In December I completed a decade of having returned to India. When I landed in India in Nov 2007 I went to Ahmedabad to start a venture that would develop electric cars in India. However, as destiny would have it RIM was getting its feet on the ground and Frenny Bawa who was heading the business based out of Canada asked me to join them as Director of Carrier Business. The meeting was over lunch at the Vancouver Lawn Tennis Club. I remember it vividly. When Frenny offered me the role I didn’t blink for a minute, but I did say “Frenny, don’t you think you are taking a big risk, I don’t know anything about India”. She said “Sanjay, I have spent three meetings with you and I know you can do it. It’s not the experience I am looking for but the will to succeed and figure out the challenge”.
BlackBerry was a great run, we grew the business 12x in little under 4 years. Very quickly I learnt that doing business in India meant that half of your success relied on dealing with complexity and driving business on the ground every day. I am a big believer in “rolling up the sleeves”, so I leveraged that fully while at RIM. Driving that kind of growth in a market dominated by Nokia at the time felt like you were waking up every morning and paddling hard uphill while figuring out which direction to go. We did come out successfully. In the process we built great teams, relationships, and a deep connect with the channel partners. I spent my weekends and public holidays visiting general trade resellers; the individual owner stores. I started admiring their passion, and dedication to their work. They were there 7 days a week, 12 hours a day and took no holidays. They knew every bit of their business at their finger tips. I worked in RIM as if it was my own business – work timing, weekends, evenings didn’t matter. Everyone who met me would say “tumko kuch apna karna chahiye”. That would kindle the secret desire to start my own company.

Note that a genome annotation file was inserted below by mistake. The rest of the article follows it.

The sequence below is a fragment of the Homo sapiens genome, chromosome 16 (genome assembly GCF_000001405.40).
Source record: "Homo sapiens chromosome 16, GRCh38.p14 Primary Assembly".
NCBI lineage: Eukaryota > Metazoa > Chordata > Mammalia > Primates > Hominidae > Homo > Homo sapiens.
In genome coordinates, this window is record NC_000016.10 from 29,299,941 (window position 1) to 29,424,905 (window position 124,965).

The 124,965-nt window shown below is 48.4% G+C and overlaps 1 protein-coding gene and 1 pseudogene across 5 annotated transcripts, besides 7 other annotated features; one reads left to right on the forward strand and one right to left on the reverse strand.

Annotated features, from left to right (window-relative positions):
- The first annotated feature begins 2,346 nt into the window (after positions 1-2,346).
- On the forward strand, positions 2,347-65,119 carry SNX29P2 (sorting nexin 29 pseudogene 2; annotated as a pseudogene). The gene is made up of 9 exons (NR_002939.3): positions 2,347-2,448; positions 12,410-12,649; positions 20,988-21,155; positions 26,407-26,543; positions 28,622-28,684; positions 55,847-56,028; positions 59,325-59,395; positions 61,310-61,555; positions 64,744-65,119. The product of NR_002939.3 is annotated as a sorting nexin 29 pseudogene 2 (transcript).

But then Apple came along and threw the challenge of ramping up the iPhone business in India. It was a huge challenge in 2011. Incumbent’s including BlackBerry had become dominant players. I thought to myself, what better opportunity than to drive a challenge as big as this. In the 6 year period we grew the business significantly and made it the dominant smartphone in urban India. It always felt like I was running my own business at Apple. We built one of the best teams in India, innovated rapidly, and drove relentless execution. In the 6 year period we must have put in the work of 10 years. The question came up again, what next – my 10 years were coming up in India. I had built great relations, built two businesses from grounds up, and learnt how to execute in this complex environment. So kept asking myself, what do I want to commit to for my next 10 years in India?